Shopify vs WooCommerce: Which eCommerce Platform Is Better?
05.10.23 4 min read

Shopify vs. WooCommerce: Which e-commerce platform is better?


Shopify and WooCommerce are two of the world’s most popular eCommerce platforms, between them boasting 5 million users who generate billions of dollars a year. But with key differences between the platforms, which is right for your eCommerce business?

Setup and UX

Shopify is geared much more toward the public, while WooCommerce has been created with designers and programmers in mind. WooCommerce entails a far steeper learning curve for business owners, whereas Shopify guides you automatically through a step-by-step setup process, at the end of which you’ll have a fully functioning eCommerce site.

Shopify’s dashboard is easy to navigate. It’s intuitive to add new products, not least because of the simple guide advising you on what details to add. WooCommerce’s dashboard is also easy to navigate and add products to, but since it’s not a subscription-based platform you’ll need to perform some integrations before you can get underway:

  • purchasing a domain name
  • finding a hosting account
  • installing WordPress
  • finding and installing a WordPress theme

These integrations are better performed by someone confident with the platform and who knows what plugins to use.

Design and themes

When you sign up for Shopify you get immediate access to over 70 free themes, as well as several paid themes, all of which are visually striking and easy to implement. There’s also a ton of design elements to explore. You might choose to purchase a theme from the Shopify store for a one-off fee.

Over at WooCommerce are hundreds of themes and designs, which can be automatically programmed to be mobile-responsive. However, with WooCommerce it takes longer to ensure your website’s design is clear and easily navigable, because every plugin has its own unique user experience to learn. On the other hand, WooCommerce is the best platform if you’re looking for a more custom layout for your eCommerce site—as long as you have the requisite time and money for its development.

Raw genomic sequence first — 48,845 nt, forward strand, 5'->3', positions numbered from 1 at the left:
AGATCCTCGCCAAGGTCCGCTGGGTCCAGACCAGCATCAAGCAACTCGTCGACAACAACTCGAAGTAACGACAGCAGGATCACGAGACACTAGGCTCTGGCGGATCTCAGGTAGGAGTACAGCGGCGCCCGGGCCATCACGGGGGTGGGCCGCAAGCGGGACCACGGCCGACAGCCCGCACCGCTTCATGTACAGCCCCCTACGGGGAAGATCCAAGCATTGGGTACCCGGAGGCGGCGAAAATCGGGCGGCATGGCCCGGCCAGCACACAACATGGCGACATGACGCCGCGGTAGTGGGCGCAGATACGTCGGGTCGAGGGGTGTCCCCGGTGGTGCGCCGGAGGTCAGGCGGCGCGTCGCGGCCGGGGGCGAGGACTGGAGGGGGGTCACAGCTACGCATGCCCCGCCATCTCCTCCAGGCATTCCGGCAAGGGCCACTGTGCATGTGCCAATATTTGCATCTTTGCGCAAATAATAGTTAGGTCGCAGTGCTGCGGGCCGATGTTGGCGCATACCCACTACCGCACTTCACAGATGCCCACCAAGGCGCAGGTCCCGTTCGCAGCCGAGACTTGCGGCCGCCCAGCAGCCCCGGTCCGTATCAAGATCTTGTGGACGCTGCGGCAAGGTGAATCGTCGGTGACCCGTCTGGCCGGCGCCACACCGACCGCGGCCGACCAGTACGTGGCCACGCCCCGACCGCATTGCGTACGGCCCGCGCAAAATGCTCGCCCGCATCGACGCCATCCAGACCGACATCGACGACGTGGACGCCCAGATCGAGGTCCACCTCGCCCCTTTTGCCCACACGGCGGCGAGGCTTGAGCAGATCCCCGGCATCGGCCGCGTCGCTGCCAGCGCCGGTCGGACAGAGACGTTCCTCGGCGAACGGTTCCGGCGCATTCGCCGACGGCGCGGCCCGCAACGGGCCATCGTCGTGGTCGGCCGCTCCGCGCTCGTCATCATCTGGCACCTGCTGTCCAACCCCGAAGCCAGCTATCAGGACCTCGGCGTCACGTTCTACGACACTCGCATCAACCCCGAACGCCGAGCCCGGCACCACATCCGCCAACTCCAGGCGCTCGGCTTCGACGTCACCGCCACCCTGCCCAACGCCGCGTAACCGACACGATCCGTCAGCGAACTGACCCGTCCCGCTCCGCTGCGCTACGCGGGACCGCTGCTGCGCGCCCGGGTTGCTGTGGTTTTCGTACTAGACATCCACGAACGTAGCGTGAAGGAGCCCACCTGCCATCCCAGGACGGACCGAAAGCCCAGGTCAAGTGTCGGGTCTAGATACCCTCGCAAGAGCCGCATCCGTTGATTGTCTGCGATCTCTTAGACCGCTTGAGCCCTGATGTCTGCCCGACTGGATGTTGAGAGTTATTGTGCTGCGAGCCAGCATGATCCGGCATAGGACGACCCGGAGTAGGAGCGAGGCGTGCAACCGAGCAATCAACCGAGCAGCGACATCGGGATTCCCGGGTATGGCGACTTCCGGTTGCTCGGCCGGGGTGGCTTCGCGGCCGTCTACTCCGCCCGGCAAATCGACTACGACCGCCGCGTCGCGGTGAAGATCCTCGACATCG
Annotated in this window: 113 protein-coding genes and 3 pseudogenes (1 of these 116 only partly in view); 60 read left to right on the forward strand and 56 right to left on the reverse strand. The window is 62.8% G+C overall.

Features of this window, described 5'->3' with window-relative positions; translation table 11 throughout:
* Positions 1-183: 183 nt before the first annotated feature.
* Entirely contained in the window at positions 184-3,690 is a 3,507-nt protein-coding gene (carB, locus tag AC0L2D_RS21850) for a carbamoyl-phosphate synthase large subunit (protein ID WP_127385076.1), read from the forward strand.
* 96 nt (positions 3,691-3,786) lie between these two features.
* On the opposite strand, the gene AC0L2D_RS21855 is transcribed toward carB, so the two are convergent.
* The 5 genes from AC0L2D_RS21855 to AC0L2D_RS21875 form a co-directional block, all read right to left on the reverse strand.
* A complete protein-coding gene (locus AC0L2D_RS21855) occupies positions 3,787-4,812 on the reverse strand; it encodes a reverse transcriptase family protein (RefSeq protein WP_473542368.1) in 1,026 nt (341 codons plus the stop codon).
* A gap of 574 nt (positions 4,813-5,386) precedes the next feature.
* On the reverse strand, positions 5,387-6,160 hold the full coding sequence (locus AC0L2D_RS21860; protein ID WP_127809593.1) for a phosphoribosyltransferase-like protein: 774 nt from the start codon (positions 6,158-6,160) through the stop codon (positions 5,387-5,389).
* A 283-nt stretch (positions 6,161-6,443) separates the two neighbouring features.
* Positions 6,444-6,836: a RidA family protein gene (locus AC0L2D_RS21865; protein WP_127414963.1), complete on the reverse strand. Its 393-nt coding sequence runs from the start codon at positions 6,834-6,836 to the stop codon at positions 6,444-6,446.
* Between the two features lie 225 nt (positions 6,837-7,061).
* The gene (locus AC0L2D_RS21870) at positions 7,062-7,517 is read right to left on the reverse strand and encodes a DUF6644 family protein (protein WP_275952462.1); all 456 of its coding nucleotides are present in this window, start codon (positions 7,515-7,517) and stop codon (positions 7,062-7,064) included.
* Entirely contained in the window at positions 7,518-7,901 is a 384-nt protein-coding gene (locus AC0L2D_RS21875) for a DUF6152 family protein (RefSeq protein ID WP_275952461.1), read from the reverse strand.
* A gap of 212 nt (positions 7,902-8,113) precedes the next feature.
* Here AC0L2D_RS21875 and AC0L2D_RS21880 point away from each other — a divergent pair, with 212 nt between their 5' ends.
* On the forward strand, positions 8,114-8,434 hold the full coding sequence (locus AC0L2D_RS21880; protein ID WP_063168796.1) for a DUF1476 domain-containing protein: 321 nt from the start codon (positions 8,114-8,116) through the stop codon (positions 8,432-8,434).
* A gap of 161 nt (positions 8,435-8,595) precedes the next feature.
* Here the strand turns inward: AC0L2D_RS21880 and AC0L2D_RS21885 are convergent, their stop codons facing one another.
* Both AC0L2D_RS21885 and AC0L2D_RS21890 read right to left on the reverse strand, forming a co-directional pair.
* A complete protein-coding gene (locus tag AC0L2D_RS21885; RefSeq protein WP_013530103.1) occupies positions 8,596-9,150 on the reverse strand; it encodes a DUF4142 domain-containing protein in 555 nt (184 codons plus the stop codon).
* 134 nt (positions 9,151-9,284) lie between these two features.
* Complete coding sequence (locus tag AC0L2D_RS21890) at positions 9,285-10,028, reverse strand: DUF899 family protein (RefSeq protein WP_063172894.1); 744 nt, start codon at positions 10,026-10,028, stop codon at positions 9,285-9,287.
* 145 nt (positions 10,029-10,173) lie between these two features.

Shopify has a 14-day free trial period, after which you’ll need to pay a monthly subscription fee. Its Basic package is $29 a month, its medium Shopify package is $79 a month, and its top-of-the-range Advanced package is $299 a month. All plan prices are paid annually, and include web hosting and SSL, the standard technology for keeping your internet connection secure and safeguarding any sensitive data. If you want your own domain name without your URL containing the brand name (such as Shopify), you’ll need to pay an additional $14 a year.

With Shopify, the entry-level package allows two users per account, along with unlimited product and storage space. However, it doesn’t include the use of in-platform third-party tools and add-ons. And remember, with Shopify there’s a sliding scale for transaction fees. With the Basic package you’re charged a flat fee of 2% for all transactions, while the range-topping Advanced package entails a flat fee of only 0.5% on transactions. Depending on the sales volume you’re processing, it might be worth upping your package to retain more of the overhead profit on your offerings.

Meanwhile, WooCommerce offers a free initial service, but you’ll need to pay for additional services like SSL certifications, domain names and one of the many WordPress hosting accounts. Costs for these services vary from $5 to $30. Purchasing a domain name costs an average $9 a year. Depending on how you mix and match your third-party apps for WooCommerce, you can create a website at a fairly low cost, although bear in mind you may find yourself needing to pay for several extensions in the future, like SEO plugins.